2. The issues with the warrant. Bit of a tricky one as I’m not totally familiar with the law in America. Could well be the case that the officers going in thought they had applied for a no knock warrant when they hadn’t, could be they didn’t have one and just decided what the hell. Or it could be that the spokes person made an error initially in that because there was no knock, he made the assumption they had a no knock warrant. Without getting the full facts it’s kind of hard to say. One thing that I am aware of that in the case of a regular search warrant, police are entitled to do a “no knock” entry if there is reasonable cause to believe that evidence may be destroyed or there is a risk to officer safety. In this case it seems likely that the officers in question probably had a very strong belief that they had “been made”, the spotting of their approach by the mother in law who screamed out, combined with the fact Mr Calvo had just come outside and waved at what were presumably the recon officers in their SUV’s, would give any reasonable person the impression that the targets were aware of them coming. In drug raids especially they need some element of surprise as it is fairly straightforward for evidence to be destroyed in very short order, and with no surprise the level of risk to the officers increases greatly. Based on that it would be a fairly reasonable on scene call to perform the entry as quickly as possible to minimise risk

3. It also doesn’t appear that they were kept lying on the floor next to their dead dog for hours as you state. What is actually stated is that when initially restrained they were held there for “a considerable period of time”. When your hand cuffed on the floor, and suffering from a great deal of stress then one imagines that pretty much any period will feel like a “considerable period”. It would be fairly usual to keep them in the same positions until the house was secure and the initial search completed. The 2 hours that are quoted includes the length of time that the two of them were “interrogated” which presumably took the majority of the two hours. Again it’s not stated in his statement but one doesn’t imagine that they were questioning them while still lying on the floor as that would just make matters more difficult. Handcuffs would have been left on for the duration of the search (which probably did last 2 hours) in order to prevent any chance of tampering with evidence, escape or danger to officers.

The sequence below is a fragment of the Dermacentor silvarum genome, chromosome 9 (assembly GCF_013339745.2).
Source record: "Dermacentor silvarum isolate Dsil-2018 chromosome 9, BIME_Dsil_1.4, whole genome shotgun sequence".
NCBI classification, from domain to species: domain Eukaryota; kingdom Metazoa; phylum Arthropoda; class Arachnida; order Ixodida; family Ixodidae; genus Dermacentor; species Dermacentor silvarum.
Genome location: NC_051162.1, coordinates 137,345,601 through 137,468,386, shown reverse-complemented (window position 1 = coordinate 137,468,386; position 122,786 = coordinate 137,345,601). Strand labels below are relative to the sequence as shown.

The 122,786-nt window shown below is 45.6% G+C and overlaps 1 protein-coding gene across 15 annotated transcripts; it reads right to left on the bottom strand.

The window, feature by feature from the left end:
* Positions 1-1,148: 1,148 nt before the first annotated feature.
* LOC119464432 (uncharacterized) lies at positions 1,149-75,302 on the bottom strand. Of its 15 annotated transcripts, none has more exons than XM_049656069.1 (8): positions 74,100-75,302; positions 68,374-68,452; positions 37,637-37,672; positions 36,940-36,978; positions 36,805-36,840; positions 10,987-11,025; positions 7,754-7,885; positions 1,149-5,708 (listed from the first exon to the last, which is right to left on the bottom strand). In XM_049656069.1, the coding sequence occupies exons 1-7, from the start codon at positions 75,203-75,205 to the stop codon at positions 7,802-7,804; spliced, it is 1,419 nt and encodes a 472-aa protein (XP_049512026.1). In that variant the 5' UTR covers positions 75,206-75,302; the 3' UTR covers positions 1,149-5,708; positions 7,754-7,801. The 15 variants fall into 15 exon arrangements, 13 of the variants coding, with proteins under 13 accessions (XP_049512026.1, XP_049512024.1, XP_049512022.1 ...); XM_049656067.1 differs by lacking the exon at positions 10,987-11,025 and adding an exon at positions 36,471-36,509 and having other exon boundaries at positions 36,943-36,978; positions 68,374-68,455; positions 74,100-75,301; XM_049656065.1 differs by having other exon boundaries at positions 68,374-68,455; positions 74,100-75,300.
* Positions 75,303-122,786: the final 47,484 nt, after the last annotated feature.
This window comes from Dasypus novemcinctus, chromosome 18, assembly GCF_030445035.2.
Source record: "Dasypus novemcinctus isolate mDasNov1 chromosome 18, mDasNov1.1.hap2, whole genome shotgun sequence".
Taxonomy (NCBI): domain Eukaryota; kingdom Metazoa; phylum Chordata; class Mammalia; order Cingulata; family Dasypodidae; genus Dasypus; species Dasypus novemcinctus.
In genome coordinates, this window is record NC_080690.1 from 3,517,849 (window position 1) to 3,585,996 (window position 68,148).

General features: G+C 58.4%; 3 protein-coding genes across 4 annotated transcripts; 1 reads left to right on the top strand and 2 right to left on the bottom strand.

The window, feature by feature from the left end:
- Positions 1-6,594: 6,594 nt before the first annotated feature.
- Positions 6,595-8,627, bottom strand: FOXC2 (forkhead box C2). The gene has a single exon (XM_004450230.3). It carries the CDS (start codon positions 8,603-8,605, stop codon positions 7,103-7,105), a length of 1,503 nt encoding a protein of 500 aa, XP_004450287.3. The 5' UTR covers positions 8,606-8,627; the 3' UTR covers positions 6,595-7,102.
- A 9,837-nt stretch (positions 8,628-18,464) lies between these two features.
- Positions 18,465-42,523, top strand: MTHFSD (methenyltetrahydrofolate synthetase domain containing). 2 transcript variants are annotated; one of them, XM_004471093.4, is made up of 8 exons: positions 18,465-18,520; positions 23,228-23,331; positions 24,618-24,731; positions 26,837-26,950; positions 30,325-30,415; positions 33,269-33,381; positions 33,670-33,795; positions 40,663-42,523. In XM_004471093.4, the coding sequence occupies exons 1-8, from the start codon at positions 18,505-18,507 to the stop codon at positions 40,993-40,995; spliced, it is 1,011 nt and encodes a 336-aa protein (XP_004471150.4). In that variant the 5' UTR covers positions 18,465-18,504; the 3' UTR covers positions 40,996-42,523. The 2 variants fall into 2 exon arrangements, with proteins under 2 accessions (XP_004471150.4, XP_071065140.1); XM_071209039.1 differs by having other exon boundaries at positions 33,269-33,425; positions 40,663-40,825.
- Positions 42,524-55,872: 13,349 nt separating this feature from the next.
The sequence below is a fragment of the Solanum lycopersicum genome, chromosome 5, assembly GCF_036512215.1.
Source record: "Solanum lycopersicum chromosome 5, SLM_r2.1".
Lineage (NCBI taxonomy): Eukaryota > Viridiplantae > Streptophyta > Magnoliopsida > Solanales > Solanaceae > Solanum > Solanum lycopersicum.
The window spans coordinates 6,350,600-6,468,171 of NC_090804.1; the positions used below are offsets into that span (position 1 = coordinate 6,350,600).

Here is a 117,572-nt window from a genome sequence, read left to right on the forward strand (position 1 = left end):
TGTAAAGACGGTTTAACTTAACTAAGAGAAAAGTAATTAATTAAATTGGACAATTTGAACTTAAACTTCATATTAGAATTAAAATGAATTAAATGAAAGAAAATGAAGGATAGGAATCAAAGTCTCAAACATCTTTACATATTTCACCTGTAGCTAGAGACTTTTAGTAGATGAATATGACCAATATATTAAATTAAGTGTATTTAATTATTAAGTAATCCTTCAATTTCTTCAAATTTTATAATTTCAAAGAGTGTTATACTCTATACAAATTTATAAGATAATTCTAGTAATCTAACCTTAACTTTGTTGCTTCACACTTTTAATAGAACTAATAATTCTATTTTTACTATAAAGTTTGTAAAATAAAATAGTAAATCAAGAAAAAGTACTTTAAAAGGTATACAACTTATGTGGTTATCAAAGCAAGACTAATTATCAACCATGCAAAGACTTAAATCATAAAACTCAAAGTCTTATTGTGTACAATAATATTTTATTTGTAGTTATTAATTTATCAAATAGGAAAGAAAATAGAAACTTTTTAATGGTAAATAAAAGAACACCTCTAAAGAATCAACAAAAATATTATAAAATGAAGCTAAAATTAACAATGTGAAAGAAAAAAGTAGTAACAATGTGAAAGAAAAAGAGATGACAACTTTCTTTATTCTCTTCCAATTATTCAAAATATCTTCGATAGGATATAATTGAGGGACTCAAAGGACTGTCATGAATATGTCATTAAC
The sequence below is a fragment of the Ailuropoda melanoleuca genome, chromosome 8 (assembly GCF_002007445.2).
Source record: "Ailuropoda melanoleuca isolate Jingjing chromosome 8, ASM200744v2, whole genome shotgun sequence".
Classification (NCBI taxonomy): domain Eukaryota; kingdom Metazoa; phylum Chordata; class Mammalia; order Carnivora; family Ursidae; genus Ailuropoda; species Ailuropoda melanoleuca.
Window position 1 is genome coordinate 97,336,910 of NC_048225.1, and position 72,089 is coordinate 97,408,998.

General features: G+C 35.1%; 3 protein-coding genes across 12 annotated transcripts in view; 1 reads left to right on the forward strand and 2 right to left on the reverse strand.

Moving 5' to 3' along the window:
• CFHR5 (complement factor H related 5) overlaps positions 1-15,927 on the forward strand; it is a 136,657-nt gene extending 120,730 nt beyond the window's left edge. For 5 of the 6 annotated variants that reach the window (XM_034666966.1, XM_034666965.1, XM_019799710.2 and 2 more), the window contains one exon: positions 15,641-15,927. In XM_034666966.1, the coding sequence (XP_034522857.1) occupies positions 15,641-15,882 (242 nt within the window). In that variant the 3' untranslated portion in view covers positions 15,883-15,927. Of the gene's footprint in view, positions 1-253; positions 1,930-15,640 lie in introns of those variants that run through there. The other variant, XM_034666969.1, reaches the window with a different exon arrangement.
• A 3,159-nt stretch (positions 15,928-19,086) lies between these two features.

Moving slightly on, in terms of abuse of power. If we assume there is one, where does it in fact lie?

1. The Arizona Narcotics team who originally started tracking the drugs
2. The Prince Georgian Narcotics team who set up the operation and applied for a search warrant
3. The judge who issued the search warrant
4. The SWAT team commander who planned the raid, and briefed his officers on the situation and what they would face in terms of threats.
5. The on scene commander who made the call to go in with no knock believing they had been made
6. The SWAT team officers who actually performed the raid and did the actual shooting

I’ve yet to see which stage the abuse of power actually occurred as at each stage the individual actions each seem defendable, and there is yet to be any precise finger pointing beyond the general, “it’s all the cops fault”. Yes the end result didn’t turn out very well, and it ended up being all based on some incorrect assumptions, but I still am yet to identify where the whole abuse of power actually kicks in. Perhaps in time, when a proper investigation is done and the knee jerk reaction done and dusted we will get a better idea on if there was a major cock up along the way. Until then I’m holding off judgement as there appears to be no evidence to support any proper accusations.

Oh and a final thing. I don’t like the idea of shooting dogs. I like dogs. But when it comes to police officers being potentially in danger, the bottom line is that the safety of mans best friend is fairly far down the list. You would probably have to check their operational procedures but one can’t imagine the lives of the animals will be considered in anyway important compared to any potential risk to officers and they will be written accordingly. No one is going to get a policy approved that doesn’t protect the officers above all else, other humans second, and other lives a very very distant third. Even if they did, then police officers will just refuse to conduct raids on any house with dogs in as they are just too high risk. Might encourage dog ownership in drug dealers though…

Jamie said...

'No one is going to get a policy approved that doesn’t protect the officers above all else, other humans second [...].'

Can I just say that this sentence rather worries me; whatever happened to 'Protect and Serve'? So the police officers' lives are de facto more important than those they are supposed to be defending from crime?

Senior Spielbergo said...

I’m afraid so. It’s a basic tenant employed throughout all emergency services, police, fire, ambulance, coast guard, lifeguards, you name it. Your first priority is the preservation of your own life, other people’s life being secondary. The idea being that if you die or are incapacitated then you are left with no one to follow through with the rescue / operation and the end result will overall be worse.

In the case of a rescue this is fairly obvious as if the rescuer dies there is no one to rescue the victim and so the victim most likely dies as well. The same ideas carry through for police operations. If there is too higher risk of officers getting killed or incapacitated then whatever operation is being conducted is likely to fail and the crime (whatever may be) will take place anyway you just also have an injured / dead officer to deal with. Both situations then can generate a knock on effect as additional rescuers / officers need to be employed to: